Categories: Health/Medicine Comments (20)
Cure The Catch
Posted by The Curator on Mon Feb 28, 2005
I received this email from 'Kurto': i have been a frequent visitor of your site for some time now. Recently this bombardment of advertisements about "The Catch" has been bothering me. The ad's contain figures stating million of Canadians have the Catch, and there's no cure. I'm curious to what exactly they're referring to. The website they encourage people to visit is http://curethecatch.com i have doubts to the validity of this so called disease. See if you can dig up any dirt on this. A little googling reveals that 'The Catch' is a new viral ad campaign dreamed up to promote Virgin Mobile pre-paid phones: Virgin has started…
Magnehance
Posted by The Curator on Thu Feb 17, 2005
Dakota Therapeutics has issued a press release announcing their exciting new product: the Magnehance. It's "a new magnetic device for erectile enhancement." The mind boggles. I don't quite understand how this thing is supposed to be worn, and (perhaps thankfully) they don't offer any illustrations on their website. But the amount of pseudo-scientific jargon they deploy is quite remarkable: the Magnehance™ is constructed of a super-flexible form of the high-energy, rare earth magnet known as neodymium iron boron, which is used extensively in magnetic therapy. Wow. The only thing that would top that is if it were made of 'patented IonXR nanoceramics technology' (but no, that's a different…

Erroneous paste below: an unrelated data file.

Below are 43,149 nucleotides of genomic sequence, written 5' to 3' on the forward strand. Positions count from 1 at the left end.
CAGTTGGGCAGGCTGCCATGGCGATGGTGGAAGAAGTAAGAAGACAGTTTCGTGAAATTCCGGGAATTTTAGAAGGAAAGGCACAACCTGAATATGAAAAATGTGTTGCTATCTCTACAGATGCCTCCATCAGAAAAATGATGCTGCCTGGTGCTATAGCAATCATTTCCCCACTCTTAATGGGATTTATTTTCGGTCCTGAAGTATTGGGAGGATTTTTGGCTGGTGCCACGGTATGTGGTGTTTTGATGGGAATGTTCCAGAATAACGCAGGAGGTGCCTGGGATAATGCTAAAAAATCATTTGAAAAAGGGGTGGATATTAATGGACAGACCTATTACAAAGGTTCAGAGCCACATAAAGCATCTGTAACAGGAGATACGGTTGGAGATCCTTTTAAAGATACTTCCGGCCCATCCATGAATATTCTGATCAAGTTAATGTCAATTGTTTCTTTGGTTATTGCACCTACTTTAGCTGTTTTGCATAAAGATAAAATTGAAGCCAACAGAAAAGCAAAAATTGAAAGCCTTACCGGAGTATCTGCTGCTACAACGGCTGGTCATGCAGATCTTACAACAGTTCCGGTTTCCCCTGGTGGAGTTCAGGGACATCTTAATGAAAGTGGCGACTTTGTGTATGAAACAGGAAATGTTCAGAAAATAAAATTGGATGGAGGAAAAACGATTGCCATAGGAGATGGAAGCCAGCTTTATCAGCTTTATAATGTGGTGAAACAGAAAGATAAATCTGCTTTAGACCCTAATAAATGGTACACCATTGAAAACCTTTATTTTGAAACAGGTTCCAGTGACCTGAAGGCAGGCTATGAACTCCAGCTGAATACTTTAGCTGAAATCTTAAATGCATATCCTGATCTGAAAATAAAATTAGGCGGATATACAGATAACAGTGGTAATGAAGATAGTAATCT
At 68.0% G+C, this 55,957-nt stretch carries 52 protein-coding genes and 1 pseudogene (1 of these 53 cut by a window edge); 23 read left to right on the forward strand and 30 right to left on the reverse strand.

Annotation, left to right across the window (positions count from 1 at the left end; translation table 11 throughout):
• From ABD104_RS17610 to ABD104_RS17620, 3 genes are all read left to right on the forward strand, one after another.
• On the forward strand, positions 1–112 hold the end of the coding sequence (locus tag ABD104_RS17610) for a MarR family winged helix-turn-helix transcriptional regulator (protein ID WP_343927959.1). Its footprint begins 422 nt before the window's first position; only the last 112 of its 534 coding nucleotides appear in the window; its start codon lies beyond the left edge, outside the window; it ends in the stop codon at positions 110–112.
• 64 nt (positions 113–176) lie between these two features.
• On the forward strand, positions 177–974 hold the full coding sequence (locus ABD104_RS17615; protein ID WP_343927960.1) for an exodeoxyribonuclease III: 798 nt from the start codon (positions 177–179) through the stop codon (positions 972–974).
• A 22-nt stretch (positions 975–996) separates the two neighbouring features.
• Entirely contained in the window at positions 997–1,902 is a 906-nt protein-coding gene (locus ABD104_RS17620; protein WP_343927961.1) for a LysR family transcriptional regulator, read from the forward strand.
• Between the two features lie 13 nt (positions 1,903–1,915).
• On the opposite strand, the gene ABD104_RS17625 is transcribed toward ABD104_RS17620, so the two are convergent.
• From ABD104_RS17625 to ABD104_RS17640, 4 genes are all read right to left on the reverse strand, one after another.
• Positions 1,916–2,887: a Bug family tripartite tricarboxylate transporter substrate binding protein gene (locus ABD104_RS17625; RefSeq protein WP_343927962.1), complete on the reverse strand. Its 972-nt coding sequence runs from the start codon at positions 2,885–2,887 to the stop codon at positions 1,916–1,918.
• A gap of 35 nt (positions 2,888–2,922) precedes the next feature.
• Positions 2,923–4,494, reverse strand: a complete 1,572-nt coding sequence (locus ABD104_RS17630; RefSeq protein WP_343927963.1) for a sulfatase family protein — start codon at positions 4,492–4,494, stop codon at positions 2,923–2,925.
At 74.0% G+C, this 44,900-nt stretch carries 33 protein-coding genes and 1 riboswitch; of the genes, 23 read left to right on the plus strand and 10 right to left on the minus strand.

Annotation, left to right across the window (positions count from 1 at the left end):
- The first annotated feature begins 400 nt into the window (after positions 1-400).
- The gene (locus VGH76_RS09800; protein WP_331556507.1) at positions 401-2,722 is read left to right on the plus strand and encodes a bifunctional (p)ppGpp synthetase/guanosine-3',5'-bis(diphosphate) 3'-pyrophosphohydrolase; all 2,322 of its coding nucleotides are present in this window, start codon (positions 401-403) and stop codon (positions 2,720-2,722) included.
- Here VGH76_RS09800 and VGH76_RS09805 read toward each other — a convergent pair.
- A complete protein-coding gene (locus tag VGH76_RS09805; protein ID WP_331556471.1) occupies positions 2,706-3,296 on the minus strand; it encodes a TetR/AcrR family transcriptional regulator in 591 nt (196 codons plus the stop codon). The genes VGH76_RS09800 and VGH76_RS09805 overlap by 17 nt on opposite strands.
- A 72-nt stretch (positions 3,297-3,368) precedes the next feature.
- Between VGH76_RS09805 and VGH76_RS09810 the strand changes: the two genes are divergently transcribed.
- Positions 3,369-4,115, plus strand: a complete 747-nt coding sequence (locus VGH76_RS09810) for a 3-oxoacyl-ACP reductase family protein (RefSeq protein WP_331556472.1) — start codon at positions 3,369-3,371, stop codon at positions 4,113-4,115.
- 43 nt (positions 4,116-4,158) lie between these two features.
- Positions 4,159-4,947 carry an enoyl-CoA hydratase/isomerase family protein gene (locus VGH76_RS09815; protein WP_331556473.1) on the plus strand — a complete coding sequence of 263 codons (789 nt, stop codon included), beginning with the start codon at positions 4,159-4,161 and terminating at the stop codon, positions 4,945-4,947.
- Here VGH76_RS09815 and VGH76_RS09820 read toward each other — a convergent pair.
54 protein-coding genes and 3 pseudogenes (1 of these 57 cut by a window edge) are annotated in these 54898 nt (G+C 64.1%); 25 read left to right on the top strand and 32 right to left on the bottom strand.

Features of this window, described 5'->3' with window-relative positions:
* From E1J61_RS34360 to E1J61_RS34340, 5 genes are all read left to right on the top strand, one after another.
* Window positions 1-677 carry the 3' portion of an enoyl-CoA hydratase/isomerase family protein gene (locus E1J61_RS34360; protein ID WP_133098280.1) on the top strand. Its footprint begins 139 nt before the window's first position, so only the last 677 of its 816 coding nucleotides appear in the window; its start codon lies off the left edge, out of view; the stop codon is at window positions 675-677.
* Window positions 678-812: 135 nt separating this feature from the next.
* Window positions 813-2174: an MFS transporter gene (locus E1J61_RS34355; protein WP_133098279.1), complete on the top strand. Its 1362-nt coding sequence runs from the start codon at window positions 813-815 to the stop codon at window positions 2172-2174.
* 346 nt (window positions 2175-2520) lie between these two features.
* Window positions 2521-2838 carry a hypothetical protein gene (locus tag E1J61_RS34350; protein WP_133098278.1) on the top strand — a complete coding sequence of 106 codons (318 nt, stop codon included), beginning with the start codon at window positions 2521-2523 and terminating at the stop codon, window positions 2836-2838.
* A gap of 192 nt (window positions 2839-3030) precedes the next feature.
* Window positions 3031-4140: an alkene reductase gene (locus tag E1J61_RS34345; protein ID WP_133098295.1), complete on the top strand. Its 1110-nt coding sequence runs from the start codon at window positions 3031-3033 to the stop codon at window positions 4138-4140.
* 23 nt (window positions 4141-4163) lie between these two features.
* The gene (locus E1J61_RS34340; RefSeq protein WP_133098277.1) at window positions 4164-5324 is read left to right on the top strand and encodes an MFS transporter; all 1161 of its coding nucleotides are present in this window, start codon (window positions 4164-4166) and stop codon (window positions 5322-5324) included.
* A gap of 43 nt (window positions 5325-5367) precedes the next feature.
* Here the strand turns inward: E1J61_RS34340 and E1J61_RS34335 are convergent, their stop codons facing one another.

Carrot Fungus: It’ll Either Kill You or Cure Cancer
Posted by The Curator on Fri Feb 11, 2005
Andy sent me an email pointing out this curious article about an anti-cancer compound found in carrots. It's probably some kind of typo or poor choice of words, but if you read the first and last sentences together it sure sounds like this carrot cure is going to kill you before it has a chance to kill the cancer: Eating 400kg of carrot every day can help ward off cancer, scientists say. The recent study carried out by scientists at the University of Newcastle said a compound called Falcarinol found in carrot reduced the risk of cancer developing in rats by a third.... Falcarinol protects carrots from fungal diseases, such as liquorice rot that…
Categories: Food, Health/Medicine Comments (10)
Morgellons Disease: Is It Real?
Posted by The Curator on Fri Feb 11, 2005
Sufferers of Morgellons disease complain of invisible parasites biting their skin. And they get skin lesions from which sprout strange fibers. And mysterious black spore-like specks appear on their skin. Cases of this strange disease seem to be spreading, especially in the Bay area. One theory is that it has something to do with Lyme disease. Or it may be a case of mass delusion. The medical community seems to think it's mass delusion. Most people who show up complaining of these symptoms get diagnosed with 'delusional parasitosis', which is a psychological problem in which people imagine that they're infested by…